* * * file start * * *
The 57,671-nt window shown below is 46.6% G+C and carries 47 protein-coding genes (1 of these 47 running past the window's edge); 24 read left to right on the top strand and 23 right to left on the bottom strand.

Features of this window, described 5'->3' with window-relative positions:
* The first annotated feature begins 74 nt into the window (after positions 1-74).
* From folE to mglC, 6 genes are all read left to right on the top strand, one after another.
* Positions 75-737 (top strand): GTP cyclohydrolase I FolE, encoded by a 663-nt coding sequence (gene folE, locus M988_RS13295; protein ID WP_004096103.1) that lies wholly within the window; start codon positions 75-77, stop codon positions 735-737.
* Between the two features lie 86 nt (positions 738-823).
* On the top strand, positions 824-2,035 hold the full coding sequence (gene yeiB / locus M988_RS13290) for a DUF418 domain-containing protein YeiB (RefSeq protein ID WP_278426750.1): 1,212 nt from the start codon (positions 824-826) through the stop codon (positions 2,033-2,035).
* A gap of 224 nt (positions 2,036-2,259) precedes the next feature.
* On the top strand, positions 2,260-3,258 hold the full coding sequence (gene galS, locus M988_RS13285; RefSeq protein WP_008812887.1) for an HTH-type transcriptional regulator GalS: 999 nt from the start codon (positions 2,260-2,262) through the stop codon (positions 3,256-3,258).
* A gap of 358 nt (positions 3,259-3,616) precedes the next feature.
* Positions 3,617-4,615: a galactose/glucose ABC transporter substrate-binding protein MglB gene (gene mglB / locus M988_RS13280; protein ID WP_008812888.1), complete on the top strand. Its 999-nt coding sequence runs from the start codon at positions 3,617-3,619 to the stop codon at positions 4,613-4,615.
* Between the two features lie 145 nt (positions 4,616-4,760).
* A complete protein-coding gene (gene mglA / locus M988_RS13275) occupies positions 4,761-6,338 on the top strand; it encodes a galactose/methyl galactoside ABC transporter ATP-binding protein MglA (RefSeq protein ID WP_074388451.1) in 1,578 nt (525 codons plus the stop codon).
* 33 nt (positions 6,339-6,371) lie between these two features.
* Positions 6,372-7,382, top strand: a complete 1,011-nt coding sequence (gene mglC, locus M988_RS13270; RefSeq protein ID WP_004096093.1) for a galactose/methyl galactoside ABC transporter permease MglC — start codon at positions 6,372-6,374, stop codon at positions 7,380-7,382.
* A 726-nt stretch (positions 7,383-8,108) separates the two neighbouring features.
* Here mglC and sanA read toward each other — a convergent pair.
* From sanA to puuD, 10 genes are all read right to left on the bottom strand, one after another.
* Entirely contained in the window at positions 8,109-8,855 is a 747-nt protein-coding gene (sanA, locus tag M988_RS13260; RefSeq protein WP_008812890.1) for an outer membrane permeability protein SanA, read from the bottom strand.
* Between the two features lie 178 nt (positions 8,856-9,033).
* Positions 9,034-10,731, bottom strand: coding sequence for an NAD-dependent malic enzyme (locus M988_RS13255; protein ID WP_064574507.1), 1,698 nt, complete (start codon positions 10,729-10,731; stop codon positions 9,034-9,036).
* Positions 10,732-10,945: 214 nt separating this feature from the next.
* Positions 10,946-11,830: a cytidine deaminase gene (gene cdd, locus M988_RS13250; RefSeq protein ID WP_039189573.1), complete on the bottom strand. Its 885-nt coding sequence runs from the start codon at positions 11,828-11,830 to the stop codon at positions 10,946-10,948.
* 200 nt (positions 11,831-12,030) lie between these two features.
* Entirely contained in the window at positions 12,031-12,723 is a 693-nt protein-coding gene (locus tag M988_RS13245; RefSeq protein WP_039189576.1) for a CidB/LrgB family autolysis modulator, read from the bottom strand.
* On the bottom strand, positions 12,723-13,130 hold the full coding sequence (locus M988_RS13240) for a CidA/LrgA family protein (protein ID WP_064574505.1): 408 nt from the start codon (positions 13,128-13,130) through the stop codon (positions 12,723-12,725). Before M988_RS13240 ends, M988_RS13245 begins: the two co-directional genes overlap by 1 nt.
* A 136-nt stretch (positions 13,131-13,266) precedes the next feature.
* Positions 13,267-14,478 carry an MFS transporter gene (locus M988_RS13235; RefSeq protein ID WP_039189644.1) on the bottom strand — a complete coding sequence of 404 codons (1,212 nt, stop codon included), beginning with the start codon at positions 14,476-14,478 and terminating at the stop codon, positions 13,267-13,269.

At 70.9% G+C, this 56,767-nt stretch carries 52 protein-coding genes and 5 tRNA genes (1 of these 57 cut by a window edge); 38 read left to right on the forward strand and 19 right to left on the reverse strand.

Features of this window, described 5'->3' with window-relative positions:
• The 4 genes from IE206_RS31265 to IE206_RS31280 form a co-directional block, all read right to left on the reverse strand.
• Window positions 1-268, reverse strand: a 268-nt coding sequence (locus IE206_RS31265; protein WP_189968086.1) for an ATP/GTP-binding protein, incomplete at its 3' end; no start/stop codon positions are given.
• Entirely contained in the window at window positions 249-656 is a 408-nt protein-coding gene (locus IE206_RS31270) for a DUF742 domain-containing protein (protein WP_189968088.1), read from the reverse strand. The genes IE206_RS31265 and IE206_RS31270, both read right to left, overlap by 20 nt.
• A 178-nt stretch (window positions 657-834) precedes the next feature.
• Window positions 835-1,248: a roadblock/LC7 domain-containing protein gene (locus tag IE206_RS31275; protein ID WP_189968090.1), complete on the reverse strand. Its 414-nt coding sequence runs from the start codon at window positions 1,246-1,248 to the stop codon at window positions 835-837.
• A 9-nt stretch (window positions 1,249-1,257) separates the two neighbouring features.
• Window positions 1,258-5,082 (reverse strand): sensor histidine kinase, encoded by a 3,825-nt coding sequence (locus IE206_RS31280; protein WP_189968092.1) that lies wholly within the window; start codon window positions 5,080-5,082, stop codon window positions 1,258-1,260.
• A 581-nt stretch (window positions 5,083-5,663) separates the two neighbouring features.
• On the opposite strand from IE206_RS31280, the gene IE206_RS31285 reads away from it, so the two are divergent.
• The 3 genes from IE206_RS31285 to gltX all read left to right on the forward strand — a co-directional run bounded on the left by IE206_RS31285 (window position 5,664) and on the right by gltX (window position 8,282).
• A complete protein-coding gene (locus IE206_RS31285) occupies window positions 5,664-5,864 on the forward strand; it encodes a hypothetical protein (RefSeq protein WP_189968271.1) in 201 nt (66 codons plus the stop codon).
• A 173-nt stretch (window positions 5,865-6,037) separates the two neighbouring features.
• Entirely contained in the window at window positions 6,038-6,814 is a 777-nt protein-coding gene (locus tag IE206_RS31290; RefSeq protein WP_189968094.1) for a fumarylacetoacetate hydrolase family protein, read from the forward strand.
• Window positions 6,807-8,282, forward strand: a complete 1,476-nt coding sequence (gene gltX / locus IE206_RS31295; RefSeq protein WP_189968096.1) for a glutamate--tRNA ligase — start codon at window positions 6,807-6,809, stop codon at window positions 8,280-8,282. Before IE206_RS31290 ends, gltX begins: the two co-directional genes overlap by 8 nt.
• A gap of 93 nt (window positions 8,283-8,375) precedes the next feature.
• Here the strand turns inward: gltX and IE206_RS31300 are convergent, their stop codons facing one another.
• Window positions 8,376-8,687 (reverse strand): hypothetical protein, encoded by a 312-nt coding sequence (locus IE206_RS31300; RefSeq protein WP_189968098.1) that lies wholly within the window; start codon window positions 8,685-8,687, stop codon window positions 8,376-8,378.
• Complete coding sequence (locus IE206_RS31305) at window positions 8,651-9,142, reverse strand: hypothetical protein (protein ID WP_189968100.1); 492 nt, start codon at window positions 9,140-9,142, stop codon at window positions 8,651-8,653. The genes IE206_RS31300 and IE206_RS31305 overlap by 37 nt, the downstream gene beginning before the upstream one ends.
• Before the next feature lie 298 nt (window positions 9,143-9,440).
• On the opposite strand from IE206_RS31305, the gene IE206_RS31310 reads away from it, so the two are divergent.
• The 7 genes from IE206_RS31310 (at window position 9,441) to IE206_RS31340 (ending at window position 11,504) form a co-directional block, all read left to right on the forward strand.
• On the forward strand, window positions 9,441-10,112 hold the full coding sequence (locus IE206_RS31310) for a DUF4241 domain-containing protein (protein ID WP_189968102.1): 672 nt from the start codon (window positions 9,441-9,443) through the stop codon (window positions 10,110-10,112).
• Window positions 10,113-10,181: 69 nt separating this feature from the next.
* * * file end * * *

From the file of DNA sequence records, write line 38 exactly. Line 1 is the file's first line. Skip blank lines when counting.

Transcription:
• A 581-nt stretch (window positions 5,083-5,663) separates the two neighbouring features.